Should I use a nipple shield?
People often suggest nipple shields – and most often, it does more harm than good.
A nipple shield should not be the first stop for a breastfeeding mother who is having troubles. While they certainly can be helpful if a baby won’t latch or a mother is in excruciating pain, they are often handed out like candy.
If you are thinking of using a nipple shield, I would highly suggest talking with an IBCLC first to make sure it’s the best choice and so they can show you the best way to use them.
When should you start pumping?
As a lactation consultant, I use to see would say, “For the first month, put the pump away and enjoy your baby.”
I think a lot of women feel like they need to start pumping right away to create a huge stockpile of milk – especially if they are going back to work.
This is not necessary. While, yes, it is nice to have a nice storage of frozen breast milk in the freezer, you don’t need to go overboard.
In some situations, it is necessary to pump. Some moms choose to pump because it’s better for their lifestyle. If you are supplementing, you’ll need to pump every time you give your baby a bottle to help keep up your supply. If your baby is unable to latch or is in the NICU, it’s also necessary.
But if your baby is breastfeeding fine and you don’t need bottles for a while…don’t worry about it. It’s typically recommended to start pumping maybe once a day (even less) about two weeks before you go back to work.
As I’ve already mentioned, the first six weeks are crucial for establishing your milk supply. Breast milk supply is very much based on supply and demand, and if you are a pumping a ton and breastfeeding full time, you are setting yourself up with oversupply. Ask anyone who has had an oversupply – it is not all fun and games.
I know some people think an oversupply sounds amazing, but I promise you – it isn’t. Oversupplies can come with a lot of problems, such as causing reflux for the baby, recurrent clogged ducts, and even mastitis. The idea is to make just enough for your baby and not a whole lot more.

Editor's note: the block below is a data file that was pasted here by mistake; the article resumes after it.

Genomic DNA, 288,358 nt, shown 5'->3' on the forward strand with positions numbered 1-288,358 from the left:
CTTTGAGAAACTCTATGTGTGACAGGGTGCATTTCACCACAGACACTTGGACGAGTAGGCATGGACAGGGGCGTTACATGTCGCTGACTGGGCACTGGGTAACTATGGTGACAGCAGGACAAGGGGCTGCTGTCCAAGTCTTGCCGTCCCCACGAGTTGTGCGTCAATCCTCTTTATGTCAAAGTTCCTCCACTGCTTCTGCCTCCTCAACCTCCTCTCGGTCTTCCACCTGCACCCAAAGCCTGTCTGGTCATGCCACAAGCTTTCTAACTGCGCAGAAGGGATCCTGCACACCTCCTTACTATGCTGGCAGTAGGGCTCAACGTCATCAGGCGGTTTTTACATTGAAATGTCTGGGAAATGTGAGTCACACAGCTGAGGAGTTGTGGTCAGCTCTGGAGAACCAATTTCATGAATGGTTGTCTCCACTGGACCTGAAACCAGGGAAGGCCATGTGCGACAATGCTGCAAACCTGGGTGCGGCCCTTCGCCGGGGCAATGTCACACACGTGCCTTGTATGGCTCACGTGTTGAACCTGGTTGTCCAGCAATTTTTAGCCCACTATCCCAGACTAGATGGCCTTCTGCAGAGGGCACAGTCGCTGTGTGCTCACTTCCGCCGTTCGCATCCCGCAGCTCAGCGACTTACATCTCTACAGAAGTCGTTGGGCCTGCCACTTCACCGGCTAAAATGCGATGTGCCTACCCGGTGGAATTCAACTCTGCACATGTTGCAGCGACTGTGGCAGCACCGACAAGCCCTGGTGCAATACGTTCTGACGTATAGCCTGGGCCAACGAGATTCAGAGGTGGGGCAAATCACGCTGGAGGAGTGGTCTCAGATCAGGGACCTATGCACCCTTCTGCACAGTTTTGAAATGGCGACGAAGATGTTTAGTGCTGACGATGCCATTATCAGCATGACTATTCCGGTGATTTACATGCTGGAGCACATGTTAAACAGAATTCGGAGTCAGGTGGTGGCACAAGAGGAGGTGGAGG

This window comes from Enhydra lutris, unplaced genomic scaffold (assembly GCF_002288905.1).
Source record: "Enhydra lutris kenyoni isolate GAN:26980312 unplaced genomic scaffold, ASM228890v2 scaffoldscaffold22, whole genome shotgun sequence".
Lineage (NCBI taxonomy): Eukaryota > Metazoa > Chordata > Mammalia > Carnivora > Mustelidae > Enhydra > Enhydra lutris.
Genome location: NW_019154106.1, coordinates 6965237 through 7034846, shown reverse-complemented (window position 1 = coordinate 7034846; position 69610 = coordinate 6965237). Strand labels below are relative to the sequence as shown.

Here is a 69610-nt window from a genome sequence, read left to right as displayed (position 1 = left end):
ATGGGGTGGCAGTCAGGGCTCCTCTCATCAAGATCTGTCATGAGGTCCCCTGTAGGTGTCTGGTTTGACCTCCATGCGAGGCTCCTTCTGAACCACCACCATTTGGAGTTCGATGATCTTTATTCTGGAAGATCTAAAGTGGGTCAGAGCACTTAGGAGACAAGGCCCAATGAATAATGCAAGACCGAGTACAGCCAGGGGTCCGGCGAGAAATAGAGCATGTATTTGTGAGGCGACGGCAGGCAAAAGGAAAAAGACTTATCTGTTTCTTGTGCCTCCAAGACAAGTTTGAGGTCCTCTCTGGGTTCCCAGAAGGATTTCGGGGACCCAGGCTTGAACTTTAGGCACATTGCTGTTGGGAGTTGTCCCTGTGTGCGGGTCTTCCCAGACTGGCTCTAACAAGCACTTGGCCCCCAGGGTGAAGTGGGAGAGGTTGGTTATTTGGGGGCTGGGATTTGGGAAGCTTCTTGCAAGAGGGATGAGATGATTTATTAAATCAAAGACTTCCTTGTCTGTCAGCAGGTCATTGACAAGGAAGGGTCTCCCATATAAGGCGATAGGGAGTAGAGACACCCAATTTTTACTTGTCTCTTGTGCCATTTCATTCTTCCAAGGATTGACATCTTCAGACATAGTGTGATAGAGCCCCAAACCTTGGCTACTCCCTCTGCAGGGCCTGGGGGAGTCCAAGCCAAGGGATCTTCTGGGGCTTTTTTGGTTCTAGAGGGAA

My online class – Demystifying Pumping and Milk Supply – is a MUST-HAVE for any mom who plans to pump – whether it’s just a little bit or exclusively. This is included in The Complete Online Breastfeeding Class, but if you are just interested in understanding pumping and milk supply, this is the class for you (it has a few sections exclusive to the class).
Do I Have to Pump?
Some women wonder if they have to pump in order to have a good milk supply. The answer is no!
If you aren’t going back to work, baby is nursing well, and don’t have a real need to pump…then you totally don’t have to. Pumping is not essential for supply.
Of course, if you choose to pump, that’s another story! But don’t let anyone tell you that pumping is essential.
You should never feel like you are alone. I think that those first few weeks with your baby should be wonderful, but often, life has other plans.
If you want to breastfeed and are struggling – get help. There are many resources out there that want to help you succeed. You can find a qualified IBCLC in your area to help with any issues you might be having. La Leche League meetings are held across the country. I’d love for you to join my breastfeeding support group on Facebook.
And of course, don’t forget to take one of my online breastfeeding classes. Even if your baby has already arrived, having this information in an easily accessible area will make all the difference.
You can also check out my breastfeeding messenger support!
Other Posts You May Enjoy:
- How to Hand Express Breast Milk – and the Amazing Reasons Why All Moms Should Know How to!
- 27 Common Breastfeeding Questions – and Answers!
- 15+ Cool Breastfeeding Products That Make Breastfeeding Easier
Katie Clark is a Certified Lactation Educator, Certified Breastfeeding Specialist, and IBCLC student. She has helped thousands of mothers and families around the globe navigate breastfeeding challenges and questions since 2015. She has a passion for creating research-based, helpful breastfeeding education and helping parents find a way to make breastfeeding work for them. Katie is a mom of three little boys and lives in the great state of Colorado. She also has a degree in Communications with an emphasis in print journalism.